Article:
Many of those trying to reach Europe do not make it. After the harrowing journey through the Sahara and “hell-like” detention conditions in Libya, many decide to go back to their country through a voluntary repatriation scheme proposed by the UN Migration Agency (IOM). According to the organization, Senegalese men are at high risk of being trafficked, imprisoned and sold in Libya.

Participants agreed on the need to reform legislative frameworks, strengthen consular protection and develop sustainable return programs in order to protect migrants from trafficking. For Ambassador Sory Kaba, Director General of Senegalese Abroad, African governments need to put in place legal frameworks in order to prevent reckless people from doing business with the lives of migrants.

One of the outcomes of the Dakar consultation is an ambitious training program. In late 2018 and 2019, local and regional experts will provide trainings for civil society organizations working in the region. Topics will include consular protection, international and domestic instruments for the protection of labor migrants against human trafficking, and the sharing of best practices for support and assistance to victims of trafficking, among others.

“The links between recruitment and human smuggling and trafficking are not sufficiently recognized and addressed,” says Agnès Bertrand, Project Manager of ICMC Europe’s Migration and Development West Africa program. “Too many women end up in horrible and abusive conditions, including forced labor, under the false pretense of being offered jobs,” she adds.

The Migration and Development West Africa program aims to promote intra-regional mobility, strengthen the engagement of the African diaspora in national development plans, and protect the rights of migrant workers seeking jobs abroad.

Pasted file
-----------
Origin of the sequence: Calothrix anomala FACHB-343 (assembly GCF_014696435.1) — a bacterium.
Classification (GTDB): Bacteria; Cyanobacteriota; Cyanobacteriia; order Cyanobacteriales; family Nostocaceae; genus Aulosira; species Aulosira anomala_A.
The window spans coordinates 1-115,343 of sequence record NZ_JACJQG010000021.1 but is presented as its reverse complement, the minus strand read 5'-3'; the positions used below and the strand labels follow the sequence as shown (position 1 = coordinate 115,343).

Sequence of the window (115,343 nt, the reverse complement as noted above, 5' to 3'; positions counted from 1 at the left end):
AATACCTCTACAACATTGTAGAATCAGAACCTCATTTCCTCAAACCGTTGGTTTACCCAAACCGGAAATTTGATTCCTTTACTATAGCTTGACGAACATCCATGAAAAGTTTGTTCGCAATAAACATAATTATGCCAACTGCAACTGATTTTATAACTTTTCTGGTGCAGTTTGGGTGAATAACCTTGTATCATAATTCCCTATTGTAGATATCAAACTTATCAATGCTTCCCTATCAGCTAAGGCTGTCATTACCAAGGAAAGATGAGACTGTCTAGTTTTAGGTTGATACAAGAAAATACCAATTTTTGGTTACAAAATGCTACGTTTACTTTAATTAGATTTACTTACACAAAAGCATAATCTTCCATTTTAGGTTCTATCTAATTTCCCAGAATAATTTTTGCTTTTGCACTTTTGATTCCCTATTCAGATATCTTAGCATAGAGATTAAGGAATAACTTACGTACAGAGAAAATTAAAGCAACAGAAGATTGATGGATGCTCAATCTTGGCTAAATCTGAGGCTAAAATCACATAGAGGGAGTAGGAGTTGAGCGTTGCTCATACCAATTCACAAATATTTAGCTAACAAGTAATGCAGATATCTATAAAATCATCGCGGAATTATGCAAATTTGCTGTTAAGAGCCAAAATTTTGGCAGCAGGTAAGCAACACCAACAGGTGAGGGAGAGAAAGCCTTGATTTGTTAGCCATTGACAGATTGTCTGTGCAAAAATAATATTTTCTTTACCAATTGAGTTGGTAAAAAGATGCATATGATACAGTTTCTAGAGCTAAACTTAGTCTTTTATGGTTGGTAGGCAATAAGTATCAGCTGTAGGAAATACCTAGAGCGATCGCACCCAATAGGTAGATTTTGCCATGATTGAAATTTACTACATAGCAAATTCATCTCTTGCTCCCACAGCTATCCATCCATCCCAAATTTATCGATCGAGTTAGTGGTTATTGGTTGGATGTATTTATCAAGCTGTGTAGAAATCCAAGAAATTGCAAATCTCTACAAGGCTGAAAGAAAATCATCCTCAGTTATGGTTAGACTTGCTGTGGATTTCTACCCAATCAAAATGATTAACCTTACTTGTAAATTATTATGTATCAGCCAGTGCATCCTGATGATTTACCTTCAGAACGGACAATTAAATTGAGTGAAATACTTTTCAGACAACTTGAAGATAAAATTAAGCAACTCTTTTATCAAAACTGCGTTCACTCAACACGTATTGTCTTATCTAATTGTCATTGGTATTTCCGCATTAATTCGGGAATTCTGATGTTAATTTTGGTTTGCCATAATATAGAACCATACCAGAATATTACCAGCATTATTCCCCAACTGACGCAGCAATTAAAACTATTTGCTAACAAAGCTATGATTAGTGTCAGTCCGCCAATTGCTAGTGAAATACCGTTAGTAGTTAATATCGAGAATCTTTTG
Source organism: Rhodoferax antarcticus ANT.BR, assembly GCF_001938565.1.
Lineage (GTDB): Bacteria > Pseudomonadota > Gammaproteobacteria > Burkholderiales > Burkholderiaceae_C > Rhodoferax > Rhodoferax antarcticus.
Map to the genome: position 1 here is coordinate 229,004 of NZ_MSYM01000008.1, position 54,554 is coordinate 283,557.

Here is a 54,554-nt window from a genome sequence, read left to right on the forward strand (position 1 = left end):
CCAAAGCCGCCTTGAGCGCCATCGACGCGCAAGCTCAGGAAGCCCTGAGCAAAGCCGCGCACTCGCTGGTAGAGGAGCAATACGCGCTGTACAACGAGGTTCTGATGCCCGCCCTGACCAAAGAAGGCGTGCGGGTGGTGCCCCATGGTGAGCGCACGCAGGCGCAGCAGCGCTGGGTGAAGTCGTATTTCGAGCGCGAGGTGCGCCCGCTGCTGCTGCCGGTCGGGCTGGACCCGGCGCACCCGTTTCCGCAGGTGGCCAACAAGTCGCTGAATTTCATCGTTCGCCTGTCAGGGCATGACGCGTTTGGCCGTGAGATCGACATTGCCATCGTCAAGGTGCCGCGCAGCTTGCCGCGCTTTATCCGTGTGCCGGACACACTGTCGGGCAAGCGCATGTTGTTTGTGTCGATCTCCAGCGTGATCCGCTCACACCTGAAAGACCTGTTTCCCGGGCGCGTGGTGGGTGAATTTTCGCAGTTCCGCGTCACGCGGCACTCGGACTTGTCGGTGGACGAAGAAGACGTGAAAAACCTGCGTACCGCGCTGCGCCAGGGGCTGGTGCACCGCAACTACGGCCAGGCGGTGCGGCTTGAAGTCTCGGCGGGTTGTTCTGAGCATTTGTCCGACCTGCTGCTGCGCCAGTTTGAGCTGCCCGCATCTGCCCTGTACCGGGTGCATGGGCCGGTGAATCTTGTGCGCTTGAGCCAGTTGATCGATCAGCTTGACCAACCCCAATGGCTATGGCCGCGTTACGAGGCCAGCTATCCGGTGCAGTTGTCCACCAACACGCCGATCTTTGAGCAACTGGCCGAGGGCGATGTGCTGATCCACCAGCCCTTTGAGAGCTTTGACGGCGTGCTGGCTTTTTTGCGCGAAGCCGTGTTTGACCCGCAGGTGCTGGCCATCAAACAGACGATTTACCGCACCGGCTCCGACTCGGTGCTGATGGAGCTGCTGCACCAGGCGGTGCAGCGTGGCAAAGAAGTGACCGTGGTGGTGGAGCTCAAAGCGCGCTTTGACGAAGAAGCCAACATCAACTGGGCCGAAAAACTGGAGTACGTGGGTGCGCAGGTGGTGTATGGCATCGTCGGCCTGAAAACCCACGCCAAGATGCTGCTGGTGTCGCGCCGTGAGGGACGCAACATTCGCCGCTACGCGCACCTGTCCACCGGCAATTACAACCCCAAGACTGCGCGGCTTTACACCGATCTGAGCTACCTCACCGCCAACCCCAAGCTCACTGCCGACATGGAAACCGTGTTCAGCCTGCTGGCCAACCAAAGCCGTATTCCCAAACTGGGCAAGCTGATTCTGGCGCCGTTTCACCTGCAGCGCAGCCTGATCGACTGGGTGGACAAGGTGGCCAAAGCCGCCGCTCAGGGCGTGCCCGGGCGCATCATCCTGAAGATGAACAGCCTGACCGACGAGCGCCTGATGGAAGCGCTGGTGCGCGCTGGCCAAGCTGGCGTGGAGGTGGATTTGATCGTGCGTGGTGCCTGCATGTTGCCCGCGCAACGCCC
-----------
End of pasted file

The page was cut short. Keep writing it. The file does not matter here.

Another consultation with the same goals and methodology as those implemented in Senegal in April is taking place in Guinea this week.

Protecting migrant workers’ rights

The protection of migrant workers is one of the demands that ICMC and civil society organizations are putting forward to States during the intergovernmental negotiations leading to the adoption of the Global Compact on Migration.

Summarized in the document Now and How: Ten Acts for the Global Compact, the civil society vision for migration and development includes the promotion of inclusive labor markets and decent work opportunities (Act 1), the enhancement of labor mobility schemes for workers at all skills levels (Act 2), and the promotion of decent working conditions and labor rights (Act 4).

The document’s Act 4 explicitly calls for an end to single-employer sponsorship systems by 2022 and for the prosecution of human traffickers and abusive recruitment agents, ensuring that all States enforce sanctions by 2024. Ethical recruitment and employment is another key demand within Act 4.

Labor migration is also one of the key issues addressed by the Vatican’s 20 Action Points for the Global Compacts. Point 4, 5 and 6 are particularly relevant for migrant workers in both countries of origin and of destination. Many demands, such as fair employment practices and access to justice, converge with the Ten Acts for the Global Compact, testifying to the importance of advocacy from all sides.